As painful as this question is, the truth is that other people in your church already know the answer. They are wondering if you know. If you don’t identify the problem, you’ll work around those 45 mph people and maybe even keep them locked in positions that are wrong for them.

Professional Questions

Where do I make the greatest contribution to the church?
Where do you add the most value? How do you get to a place where you are only doing what only you can do? The goal is to spend the majority of your time doing the things that add the greatest contribution.

The reality is that as your church gets bigger and more complicated, it will be harder to ask this question and more difficult to deal with the answer. As organizational layers expand and new positions are added, more time and energy will be required to identify the areas where your contribution is most needed.

What should I quit doing?
Are there things you’re doing that you need to stop doing—right now? Things you’re not good at? Things that other people are better at? There might even be things you’re doing just because you enjoy doing them, but they don’t add value. And you have to make the tough decision to quit doing them.

Asking these questions or your own questions that get at the heart of your leadership and church are really about doing a check-up. They’re about finding out and fixing what’s really going on. Sometimes, the temptation is to not ask these questions, and instead simply add more people or more processes to what you’re doing. But if you can ask the right questions, if you can get the right people at the table, and if you can make sure you’re doing the things individually that add the greatest value, you and your entire team will be better for it.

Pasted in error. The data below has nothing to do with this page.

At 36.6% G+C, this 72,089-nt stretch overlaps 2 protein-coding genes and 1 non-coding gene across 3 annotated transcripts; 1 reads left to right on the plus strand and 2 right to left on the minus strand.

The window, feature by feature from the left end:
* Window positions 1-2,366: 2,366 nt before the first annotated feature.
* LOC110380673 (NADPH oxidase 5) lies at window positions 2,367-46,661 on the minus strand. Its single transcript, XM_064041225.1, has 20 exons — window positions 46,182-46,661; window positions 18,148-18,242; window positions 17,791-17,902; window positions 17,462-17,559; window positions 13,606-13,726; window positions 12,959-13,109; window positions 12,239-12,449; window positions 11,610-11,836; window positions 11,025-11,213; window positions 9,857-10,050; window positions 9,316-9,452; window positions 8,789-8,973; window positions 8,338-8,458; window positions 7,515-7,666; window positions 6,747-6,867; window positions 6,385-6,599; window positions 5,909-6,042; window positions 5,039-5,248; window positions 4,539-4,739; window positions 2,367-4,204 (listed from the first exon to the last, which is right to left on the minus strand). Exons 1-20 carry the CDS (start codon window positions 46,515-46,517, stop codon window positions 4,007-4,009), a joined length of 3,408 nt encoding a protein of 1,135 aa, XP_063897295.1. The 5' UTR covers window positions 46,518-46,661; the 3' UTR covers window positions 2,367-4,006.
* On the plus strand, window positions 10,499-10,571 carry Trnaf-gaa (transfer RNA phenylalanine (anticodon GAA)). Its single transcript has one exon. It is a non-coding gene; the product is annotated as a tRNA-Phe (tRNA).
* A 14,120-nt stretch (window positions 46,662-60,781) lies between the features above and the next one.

Andy Stanley is an acclaimed pastor, communicator, author, and the founder of North Point Ministries, Inc. Since its inception in 1995, North Point Ministries has grown from one campus to three in the Atlanta area; each Sunday over 20,000 adults attend worship services at one of them. Andy has written several books on Christian leadership principles, including Seven Practices of Effective Ministry, Communicating for a Change, Making Vision Stick, and The Principle of the Path. Learn more from Andy during his free monthly Leadership Podcast and from his new series, Guardrails.

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Marno Boshoff

commented on May 10, 2010

THanks Andy for the lessons on leadership I am a pastor in a large church in South Africa and we are faced with these questions daily. You have put them in a simple and practical way. I can definitely use them. The challenge is however also to execute on your findings after you have asked them. But they help you to execute more correctly

James Bailey

commented on May 10, 2010

Very effective article--borders on Great! I particularly picked up on that part about killing programs that don't work any more. The whole idea of trying to work around folks who are still going 45 miles an hour is one that has plagued the church for decades. Sometimes the actual programs just "don't fit any more", and in others we hold certain people in such high regard that we can't bear to ask them to either change their approach, or take the effort to find another area where they can be effective. That all sounds really unfeeling, but we are all trying to get each congregation to be the very best it can be.

Gene Escoe

commented on May 10, 2010

This article could no have been timed any better for me and my church. I am pastoring a church that has been on a 50 year slide into the grave. In the '60's when the church was still relativey young they ran over 700 people. Now we are running in the low to mid 100's. I have spent my first two years just trying to clean up the elephant dung on the floor that was left by the previous leadership. This article will be very helpful in reinforcing how we reallocate our energy as we decide how we pull this church out of the graveyard. Thanks for the advice.